Push up, roll down
After leaving Berchtesgaden and our Warmshowers hosts we cycled back towards river Salzach and Alpe Adria. It had been raining since we got out of bed and we finally got to put our clothes and equipment up to test against the rain. Of course, the Ortlieb bags were 100% waterproof as advertised, so were all of our clothing except one vital part – the gloves. They soaked up water like sponges and in 2-4 degrees our hands quickly turned rather uncomfortably cold.
We also learned it’s not very easy to find wild/hidden camping spots here among the gigantic mountains and steep slopes of Austria. After having looked for a place to sleep for two hours and the sun was slowly retreating we decided to try a guest house for one night. Unfortunately the only one within the nearest vicinity of us turned out to be closed specifically on Mondays as we arrived there. It was next to a hunting club/gun range where there were some people outside having a cigarette, so we asked them for advice and they told us the nearest village had guest houses and it’s a couple of kilometers away.
As we were cold and exhausted and didn’t have the will or energy to continue towards that village, we looked to our nearby surroundings for a place to pitch our tent. There happened to be a barn just right around the corner!
This old barn was completely dry, had a clean concrete floor and acted as a perfect shelter against the winds which where steadily increasing. We decided to camp here for the night, away from the icy rain. The only thing that didn’t dry during the night were our winter gloves which were still soaking wet and ice cold.
As we woke up the next morning it was still pouring down rain and we stayed in our sleeping bags until it was almost lunch time before finally biting the sour apple, rather unwillingly put on our wet gloves and continued on in the rain. In the closest village we quickly went to buy dish washing gloves to try to isolate our fingers from the cold gloves.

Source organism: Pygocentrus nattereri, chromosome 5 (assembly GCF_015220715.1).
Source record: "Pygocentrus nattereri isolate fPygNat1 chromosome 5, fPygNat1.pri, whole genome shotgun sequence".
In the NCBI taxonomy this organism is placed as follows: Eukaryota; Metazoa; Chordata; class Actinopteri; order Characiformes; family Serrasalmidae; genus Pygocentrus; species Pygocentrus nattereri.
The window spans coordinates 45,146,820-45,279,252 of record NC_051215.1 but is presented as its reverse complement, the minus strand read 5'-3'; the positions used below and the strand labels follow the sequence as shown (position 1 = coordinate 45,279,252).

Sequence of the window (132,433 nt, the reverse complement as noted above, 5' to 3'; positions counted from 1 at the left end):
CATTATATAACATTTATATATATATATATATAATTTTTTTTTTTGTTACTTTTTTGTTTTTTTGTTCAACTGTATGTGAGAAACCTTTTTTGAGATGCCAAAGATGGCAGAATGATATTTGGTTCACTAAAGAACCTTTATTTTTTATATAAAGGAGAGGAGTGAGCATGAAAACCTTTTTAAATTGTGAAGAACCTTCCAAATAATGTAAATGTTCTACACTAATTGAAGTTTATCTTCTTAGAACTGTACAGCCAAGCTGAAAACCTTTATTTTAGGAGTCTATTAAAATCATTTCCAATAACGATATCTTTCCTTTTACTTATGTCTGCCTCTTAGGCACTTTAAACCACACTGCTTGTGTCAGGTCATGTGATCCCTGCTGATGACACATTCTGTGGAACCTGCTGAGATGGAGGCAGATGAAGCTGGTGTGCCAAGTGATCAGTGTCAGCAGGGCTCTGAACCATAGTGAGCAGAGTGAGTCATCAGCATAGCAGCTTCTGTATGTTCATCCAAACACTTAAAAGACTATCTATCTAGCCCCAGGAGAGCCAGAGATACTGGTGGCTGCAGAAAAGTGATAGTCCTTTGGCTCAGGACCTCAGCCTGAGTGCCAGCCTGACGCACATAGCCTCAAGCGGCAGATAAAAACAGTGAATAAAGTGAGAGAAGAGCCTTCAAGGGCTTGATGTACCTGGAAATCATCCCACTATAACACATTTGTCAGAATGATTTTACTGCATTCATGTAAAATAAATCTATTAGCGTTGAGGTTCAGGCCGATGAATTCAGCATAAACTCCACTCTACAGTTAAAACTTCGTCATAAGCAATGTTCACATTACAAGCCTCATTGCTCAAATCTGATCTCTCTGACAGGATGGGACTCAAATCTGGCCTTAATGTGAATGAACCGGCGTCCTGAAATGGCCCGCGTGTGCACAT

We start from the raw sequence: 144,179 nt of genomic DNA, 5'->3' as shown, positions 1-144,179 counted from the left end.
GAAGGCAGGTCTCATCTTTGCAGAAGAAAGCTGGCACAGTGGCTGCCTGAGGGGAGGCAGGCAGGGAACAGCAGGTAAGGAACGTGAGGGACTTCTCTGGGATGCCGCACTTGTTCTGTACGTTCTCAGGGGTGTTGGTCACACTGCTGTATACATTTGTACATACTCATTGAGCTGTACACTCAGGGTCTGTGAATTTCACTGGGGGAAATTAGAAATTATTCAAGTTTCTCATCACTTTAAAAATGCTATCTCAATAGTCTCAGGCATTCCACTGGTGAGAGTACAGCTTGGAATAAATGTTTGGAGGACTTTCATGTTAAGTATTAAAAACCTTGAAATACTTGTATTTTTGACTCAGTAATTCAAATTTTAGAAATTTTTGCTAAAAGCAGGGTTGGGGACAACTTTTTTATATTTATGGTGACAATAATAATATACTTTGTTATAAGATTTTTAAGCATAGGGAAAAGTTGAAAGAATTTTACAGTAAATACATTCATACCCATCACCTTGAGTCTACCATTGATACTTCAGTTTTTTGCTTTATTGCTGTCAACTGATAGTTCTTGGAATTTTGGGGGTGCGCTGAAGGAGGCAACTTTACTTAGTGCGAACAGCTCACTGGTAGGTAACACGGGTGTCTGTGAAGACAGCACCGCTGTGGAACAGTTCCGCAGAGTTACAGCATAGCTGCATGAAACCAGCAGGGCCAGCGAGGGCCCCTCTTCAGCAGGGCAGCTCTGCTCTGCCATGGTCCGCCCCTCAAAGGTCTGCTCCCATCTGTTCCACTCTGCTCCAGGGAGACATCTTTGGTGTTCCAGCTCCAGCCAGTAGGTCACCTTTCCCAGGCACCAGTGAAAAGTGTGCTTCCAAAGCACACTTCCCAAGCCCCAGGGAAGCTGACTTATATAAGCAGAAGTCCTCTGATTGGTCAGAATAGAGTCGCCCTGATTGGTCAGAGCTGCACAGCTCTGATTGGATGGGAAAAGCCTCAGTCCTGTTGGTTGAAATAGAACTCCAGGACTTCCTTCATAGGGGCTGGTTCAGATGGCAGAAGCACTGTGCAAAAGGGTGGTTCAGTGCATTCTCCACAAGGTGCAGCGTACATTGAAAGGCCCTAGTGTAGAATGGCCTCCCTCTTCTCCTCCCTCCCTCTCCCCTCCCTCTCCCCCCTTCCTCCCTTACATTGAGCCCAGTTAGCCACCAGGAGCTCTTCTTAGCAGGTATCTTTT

It worked quite well after some hours of cycling as we had to get the heat back into our hands first. We were really glad all of our other clothing was water proof and learned that it’s good to try all of your items before leaving.
Later in the evening we had the same problem as the day before, it was impossible to find somewhere to sleep. The past 3 hours had only been steep hills with only small houses and no shelter from trees. We were really beaten, cold and our moods were steadily dropping. We passed a few guest houses but opted out of staying there was they were 45€ per person and we would only get to stay there 10 hours before having to check out again.
After the final climb of the day, just before the downhill into the valley below, we arrived to a tunnel through the mountain where we saw an abandoned old side road following a cliff, so we decided to check it out in hope of finding somewhere to set up our tent. We actually found another perfect camping spot there! Abandoned construction site containers, protected against wind, rain and cold!
All of the containers were clean and empty and one even had a table and two chairs – so we decided it’d be our hotel for the night. The only downside being that they were on a slope but we could live with that for one night. This is the strangest place we’ve spent the night so far but it was great for our needs.
We slept really well that night and as we woke up the following morning we were welcomed by sunshine as we opened the container door. Finally – after 5 days of rain. So we moved the chairs outside and had breakfast in the sun before heading downhill into the beautiful and scenic Gastein Valley.